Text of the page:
Jean Arthur (October 17, 1900 – June 19, 1991) was an American actress and a major film star of the 1930s and 1940s. James Harvey wrote in his recounting of the era, "No one was more closely identified with the screwball comedy than Jean Arthur. So much was she part of it, so much was her star personality defined by it, that the screwball style itself seems almost unimaginable without her." She has been called "the quintessential comedic leading lady."
Arthur is best-remembered for her feature roles in three Frank Capra films: Mr. Deeds Goes to Town (1936), You Can't Take It With You (1938), and Mr. Smith Goes to Washington (1939), films that championed the "everyday heroine". Her last performance was the memorable—and distinctly non–comedic—role as the rancher's wife in George Stevens' Shane (1953). Arthur was nominated for an Academy Award for Best Actress in 1944 for her performance in The More the Merrier (1943). To the public eye, Arthur was known as a reclusive woman. News magazineLife observed in a 1940 article: "Next to Garbo, Jean Arthur is Hollywood's reigning mystery woman." As well as recoiling from interviews, she avoided photographers and refused to become a part of any kind of publicity.
Arthur was born Gladys Georgianna Greene in Plattsburgh, New York to Protestant parents, Johanna Augusta Nelson and Hubert Sidney Greene. Her maternal grandparents were immigrants from Norway who settled in the American West; she also had distant ancestors from England. She had three older brothers: Donald Hubert (1891), Robert B. (1892) and Albert Sidney (1894). She lived off and on in Westbrook, Maine from 1908 to 1915 while her father worked at Lamson Studios in Portland, Maine as a photographer. The product of a nomadic childhood, Arthur also lived at times in Jacksonville, Florida; Schenectady, New York; and, during a portion of her high school years, in the Washington Heights neighborhood - at 573 West 159th Street - of upper Manhattan. The family's relocation to New York City occurred in 1915, where Arthur dropped out of high school in her junior year due to a "change in family circumstances". She reputedly took her stage name from two of her greatest heroes, Joan of Arc (Jeanne d'Arc) and King Arthur. Presaging many of her later film roles, she worked as a stenographer on Bond Street in lower Manhattan during World War I. Both her father and siblings went to war, where her brother Albert died as a result of injuries sustained in battle.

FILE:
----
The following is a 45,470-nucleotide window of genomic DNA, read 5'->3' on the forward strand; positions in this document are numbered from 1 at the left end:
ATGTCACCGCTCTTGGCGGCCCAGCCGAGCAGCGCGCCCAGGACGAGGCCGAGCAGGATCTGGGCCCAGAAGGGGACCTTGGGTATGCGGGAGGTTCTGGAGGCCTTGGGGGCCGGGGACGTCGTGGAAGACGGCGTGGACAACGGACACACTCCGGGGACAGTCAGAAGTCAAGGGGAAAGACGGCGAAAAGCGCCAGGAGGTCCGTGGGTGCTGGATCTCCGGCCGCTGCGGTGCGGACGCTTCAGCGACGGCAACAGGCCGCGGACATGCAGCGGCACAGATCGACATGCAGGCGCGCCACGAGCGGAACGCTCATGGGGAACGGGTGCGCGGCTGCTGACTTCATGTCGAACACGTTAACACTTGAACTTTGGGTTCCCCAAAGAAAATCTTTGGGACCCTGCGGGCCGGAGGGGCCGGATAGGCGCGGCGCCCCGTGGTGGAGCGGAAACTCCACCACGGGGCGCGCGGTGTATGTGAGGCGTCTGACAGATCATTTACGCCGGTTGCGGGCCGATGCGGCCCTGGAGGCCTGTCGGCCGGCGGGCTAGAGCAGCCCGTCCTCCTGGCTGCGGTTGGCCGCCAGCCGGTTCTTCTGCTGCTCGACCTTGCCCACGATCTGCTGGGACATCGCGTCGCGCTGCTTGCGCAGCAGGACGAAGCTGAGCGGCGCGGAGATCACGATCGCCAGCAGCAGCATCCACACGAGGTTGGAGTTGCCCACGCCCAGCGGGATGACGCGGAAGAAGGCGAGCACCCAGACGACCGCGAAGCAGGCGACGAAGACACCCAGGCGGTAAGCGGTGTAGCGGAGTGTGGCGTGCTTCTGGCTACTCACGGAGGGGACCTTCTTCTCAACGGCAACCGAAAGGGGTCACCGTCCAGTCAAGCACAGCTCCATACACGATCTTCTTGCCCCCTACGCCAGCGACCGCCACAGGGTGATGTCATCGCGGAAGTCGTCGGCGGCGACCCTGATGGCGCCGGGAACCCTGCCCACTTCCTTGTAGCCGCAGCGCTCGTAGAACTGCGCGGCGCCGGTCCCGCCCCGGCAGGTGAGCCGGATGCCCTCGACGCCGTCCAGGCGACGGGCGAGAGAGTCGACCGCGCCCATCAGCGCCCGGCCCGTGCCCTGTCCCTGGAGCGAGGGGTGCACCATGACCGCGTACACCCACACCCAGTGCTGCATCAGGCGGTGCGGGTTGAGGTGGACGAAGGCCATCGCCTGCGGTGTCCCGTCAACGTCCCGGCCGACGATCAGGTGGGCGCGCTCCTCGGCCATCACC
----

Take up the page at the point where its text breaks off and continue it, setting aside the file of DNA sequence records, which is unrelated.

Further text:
In 1966, the extremely reclusive Arthur tentatively returned to show business, playing Patricia Marshall, an attorney, on her own television sitcom, The Jean Arthur Show, which was canceled mid-season by CBS after only 12 episodes. Ron Harper played her son, attorney Paul Marshall.
In 1967, Arthur was coaxed back to Broadway to appear as a midwestern spinster who falls in with a group of hippies in the play The Freaking Out of Stephanie Blake. William Goldman, in his book The Season reconstructed the disastrous production, which eventually closed during previews when Arthur refused to go on.
Arthur next decided to teach drama, first at Vassar College and then the North Carolina School of the Arts. While teaching at Vassar, she stopped a rather stridently overacted scene performance and directed the students' attention to a large tree growing outside the window of the performance space, advising the students on the art of naturalistic acting: "I wish people knew how to be people as well as that tree knows how to be a tree."
Her students at Vassar included the young Meryl Streep. Arthur recognized Streep's talent and potential very early on and after watching her performance in a Vassar play, Arthur said it was "like watching a movie star."
While living in North Carolina, Arthur made front page news by being arrested and jailed for trespassing on a neighbor's property to console a dog she felt was being mistreated. An animal lover her entire life, Arthur said she trusted them more than people.
Arthur turned down the role of the lady missionary in Lost Horizon (1973), the unsuccessful musical remake of the 1937 Frank Capra film of the same name. Then, in 1975, the Broadway play First Monday in October, about the first female Supreme Court justice, was written especially with Arthur in mind, but once again she succumbed to extreme stage fright and quit the production shortly into its out-of-town run after leaving the Cleveland Play House. The play went on with Jane Alexander playing the role intended for Arthur.
After the First Monday in October incident, Arthur then retired for good, retreating to her oceanside home in Carmel, California, steadfastly refusing interviews until her resistance was broken down by the author of a book about Capra. Arthur once famously said that she’d rather have her throat slit than do an interview.